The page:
Breathtaking sunsets, parkways dotted with iconic Mexican fan palms. Seventeen miles of Pacific Ocean coastline. San Diego’s Instagram-worthy surroundings and laid-back lifestyle have helped make it one of the largest life science ecosystems in the world. Depending on who’s analyzing and what metrics are being used, the region ranks anywhere between second and fourth among biotech hubs. How did a place mostly known as a military and fishing town through the 1950s transform into the hotbed of science and technology it is today?
In the 1960s, the foundations of San Diego’s life science ecosystem were set by a top oceanographer, a world-famous virologist and a philanthropist whom Time called the “most beloved woman in Southern California.” The efforts of these citizen-scientists and benefactor laid the first nodes for a future life science network.
The first to fall into place was the University of California San Diego, founded in La Jolla in 1960 by esteemed Scripps Institute of Oceanography scientist, Roger Revelle. From 1954 to 1961, Revelle formed a coalition of proponents including congressmen, state legislators, administrators, and faculty, including Nobel Prize winner Harold Urey. UCSD welcomed its first class of undergraduates in 1961 and is the largest training ground for biological sciences in the world. The newly opened, six-story Tata Hall for the Sciences is a testament to UCSD’s commitment to life science. It expands education with eight new teaching labs, four floors of research, and a nationally known nuclear magnetic resonance core facility. UCSD recently hit a record high of $1.55 billion in research funding for the fiscal year of 2021.
At the same time and less than a mile away from the fledgling UCSD campus, construction was underway for the Salk Institute for Biological Studies. In 1955, Jonas Salk and his team developed the first successful polio vaccine and made it available to the world for free. Salk leveraged his wave of instantaneous fame to realize a lifelong dream of a collaborative science institute. The stars quickly aligned with funding from the March of Dimes and a gift of 27 acres of land from the City of San Diego. Salk partnered with a legendary figure of the design world, architect Louis Kahn, and instructed him to “create a facility worthy of a visit by Picasso.” While not exactly Picasso, a visit from the fashion house Louis Vuitton did happen last year, when the institute served as the backdrop for the debut of Vuitton’s 2023 Cruise Collection. The modern silhouette of the building and the dramatic Pacific sunset created a stage unlike any other fashion show.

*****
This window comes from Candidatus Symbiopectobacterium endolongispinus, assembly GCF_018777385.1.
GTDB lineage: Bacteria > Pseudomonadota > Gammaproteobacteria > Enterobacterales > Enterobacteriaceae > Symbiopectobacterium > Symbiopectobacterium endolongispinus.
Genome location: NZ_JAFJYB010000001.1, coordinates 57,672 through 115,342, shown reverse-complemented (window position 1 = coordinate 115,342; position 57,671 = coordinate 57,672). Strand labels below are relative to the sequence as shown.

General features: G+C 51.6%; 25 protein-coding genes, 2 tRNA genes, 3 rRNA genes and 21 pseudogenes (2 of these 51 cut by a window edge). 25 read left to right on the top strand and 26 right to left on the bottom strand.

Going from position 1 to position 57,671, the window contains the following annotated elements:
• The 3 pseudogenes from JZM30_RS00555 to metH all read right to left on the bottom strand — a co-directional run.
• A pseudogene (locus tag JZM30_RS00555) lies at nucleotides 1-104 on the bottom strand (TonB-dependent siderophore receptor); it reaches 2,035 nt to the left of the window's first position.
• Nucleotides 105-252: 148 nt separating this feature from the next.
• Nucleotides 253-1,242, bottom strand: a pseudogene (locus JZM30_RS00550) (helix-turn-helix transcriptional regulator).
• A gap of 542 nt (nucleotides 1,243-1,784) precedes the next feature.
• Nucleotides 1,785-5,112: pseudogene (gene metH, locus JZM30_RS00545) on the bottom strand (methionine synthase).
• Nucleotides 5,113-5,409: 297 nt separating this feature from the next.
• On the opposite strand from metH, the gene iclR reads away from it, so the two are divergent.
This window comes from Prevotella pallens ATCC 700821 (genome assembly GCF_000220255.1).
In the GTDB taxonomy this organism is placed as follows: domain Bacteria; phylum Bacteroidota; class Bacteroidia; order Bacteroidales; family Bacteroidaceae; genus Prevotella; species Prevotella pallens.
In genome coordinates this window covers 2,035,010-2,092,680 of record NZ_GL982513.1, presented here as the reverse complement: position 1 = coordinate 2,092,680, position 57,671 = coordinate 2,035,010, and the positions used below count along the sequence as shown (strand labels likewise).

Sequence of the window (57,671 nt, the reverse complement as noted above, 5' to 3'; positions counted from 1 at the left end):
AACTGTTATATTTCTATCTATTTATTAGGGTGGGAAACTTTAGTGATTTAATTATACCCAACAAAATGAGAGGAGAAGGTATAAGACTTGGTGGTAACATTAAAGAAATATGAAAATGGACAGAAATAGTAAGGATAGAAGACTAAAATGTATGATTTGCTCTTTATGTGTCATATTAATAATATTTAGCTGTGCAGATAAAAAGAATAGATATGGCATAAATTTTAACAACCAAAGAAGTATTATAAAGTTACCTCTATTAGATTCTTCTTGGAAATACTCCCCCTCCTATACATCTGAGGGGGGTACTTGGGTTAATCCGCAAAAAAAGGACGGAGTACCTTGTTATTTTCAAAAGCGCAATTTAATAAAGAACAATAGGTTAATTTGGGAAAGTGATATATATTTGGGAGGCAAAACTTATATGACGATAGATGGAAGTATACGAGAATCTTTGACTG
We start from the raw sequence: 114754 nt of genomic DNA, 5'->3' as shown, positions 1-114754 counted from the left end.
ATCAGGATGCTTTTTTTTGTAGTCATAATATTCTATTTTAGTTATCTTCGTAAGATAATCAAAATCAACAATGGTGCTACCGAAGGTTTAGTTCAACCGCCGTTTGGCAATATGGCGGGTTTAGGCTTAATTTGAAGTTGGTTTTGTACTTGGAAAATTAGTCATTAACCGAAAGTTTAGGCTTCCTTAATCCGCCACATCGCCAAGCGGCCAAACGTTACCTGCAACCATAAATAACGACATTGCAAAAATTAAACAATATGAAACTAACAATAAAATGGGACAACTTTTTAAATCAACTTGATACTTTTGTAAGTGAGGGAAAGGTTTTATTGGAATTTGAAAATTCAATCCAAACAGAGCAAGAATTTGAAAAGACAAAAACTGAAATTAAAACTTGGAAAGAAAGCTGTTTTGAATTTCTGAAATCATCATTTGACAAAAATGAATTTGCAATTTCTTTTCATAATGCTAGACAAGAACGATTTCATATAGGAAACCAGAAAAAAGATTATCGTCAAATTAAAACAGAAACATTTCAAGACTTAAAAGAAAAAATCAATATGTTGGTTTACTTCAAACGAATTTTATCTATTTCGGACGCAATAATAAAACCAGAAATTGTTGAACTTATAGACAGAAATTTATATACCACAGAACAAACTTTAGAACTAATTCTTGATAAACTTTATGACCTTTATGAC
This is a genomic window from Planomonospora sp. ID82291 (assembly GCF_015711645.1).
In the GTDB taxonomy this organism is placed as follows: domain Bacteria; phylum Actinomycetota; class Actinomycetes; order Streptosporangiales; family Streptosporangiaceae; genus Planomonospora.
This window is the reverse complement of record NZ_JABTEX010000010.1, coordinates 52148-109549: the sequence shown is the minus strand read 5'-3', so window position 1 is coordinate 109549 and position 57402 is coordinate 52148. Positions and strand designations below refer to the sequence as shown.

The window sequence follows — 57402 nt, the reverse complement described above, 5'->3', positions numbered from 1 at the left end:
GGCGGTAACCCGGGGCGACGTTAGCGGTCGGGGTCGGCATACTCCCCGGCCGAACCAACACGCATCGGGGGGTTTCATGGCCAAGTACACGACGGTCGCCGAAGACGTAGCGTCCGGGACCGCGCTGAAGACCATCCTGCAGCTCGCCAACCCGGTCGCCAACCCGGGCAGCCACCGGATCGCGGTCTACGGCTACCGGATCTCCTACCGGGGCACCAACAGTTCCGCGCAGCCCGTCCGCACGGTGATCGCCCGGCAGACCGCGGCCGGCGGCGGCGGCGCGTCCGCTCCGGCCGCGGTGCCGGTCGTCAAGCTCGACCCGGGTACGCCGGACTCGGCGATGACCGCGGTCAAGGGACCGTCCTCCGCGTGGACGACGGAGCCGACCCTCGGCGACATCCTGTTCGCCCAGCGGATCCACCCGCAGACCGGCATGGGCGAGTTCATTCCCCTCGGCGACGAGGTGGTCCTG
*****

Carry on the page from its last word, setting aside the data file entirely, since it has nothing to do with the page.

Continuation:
The vision set in motion by Revelle, Salk, and Scripps in the 1960s grew into the unique and resilient life science ecosystem of today.
The third founding node of San Diego’s life science ecosystem is health care, in the form of Scripps Health. In 1961, as construction of the Salk Institute and UCSD was completed, the nearby site for Scripps Memorial Hospital was being cleared. The influential philanthropist Ellen Browning Scripps founded the La Jolla Sanitarium in 1925 and expanded it into Scripps Memorial Hospital in 1964. The former sanitarium site became the Scripps Metabolic Institute, which later transformed into the Scripps Research Institute. Today, clinical trials are an important part of the Scripps health care mission. The Scripps Research Institute has grown to include expertise in drug development, bioinformatics, epidemiology, and microbiology, among other key disciplines. The vision set in motion by Revelle, Salk, and Scripps in the 1960s grew into the unique and resilient life science ecosystem of today. Like attracts like, and the trifecta of education, research, and healthcare continues to draw top institutes, start-ups, established companies, health care systems, and talent to the region. Life science businesses number in the thousands, with labs and supporting vendors ranging from Tijuana to Carlsbad. San Diego is home to headquarters or west coast expansions of companies like Illumina, Pfizer, Thermo Fisher Scientific, the J. Craig Venter Institute, and the Sanford Burnham Prebys Medical Discovery Institute.
The next generation of transformation is unfolding in San Diego. COVID-19 capital has brought venture funding to record levels of $6 billion in 2020. Real estate investment is pushing labs into downtown San Diego for the first time. The RaDD (Research and Development District) situated on 10 acres of San Diego’s waterfront by IQHQ is a 1.7 million square foot mix of labs and office space. The Muse at Torrey Pines is a $100 million, three-building redevelopment encompassing 186,000 square feet of lab and office space that opened last year and was developed by the RMR group. Scripps Health and Kaiser Permanente are in the process of building new hospitals.
There are more life sciences and health care positions open than can be filled. Among the many roles available, lab managers and lab techs are in high-demand. For students or career pivoters who want a foot in the life sciences door but can’t shell out UCSD tuition, an alternative is MiraCosta College’s biomanufacturing and biotech research degrees. For $46 per credit, a student can acquire the skills needed for technical work in the regulated environments of biopharma and biomanufacturing.
World-class education, renowned research, and strong health care are the basis of a successful life science ecosystem. Boston has Harvard and Biogen. San Francisco has Stanford and Gilead. They are also among the top 10 most congested cities in the US. San Diego’s slower pace, labs with surfboard lockers minutes from the beach, and average high of 67°F in January make it a great place to be for the life sciences.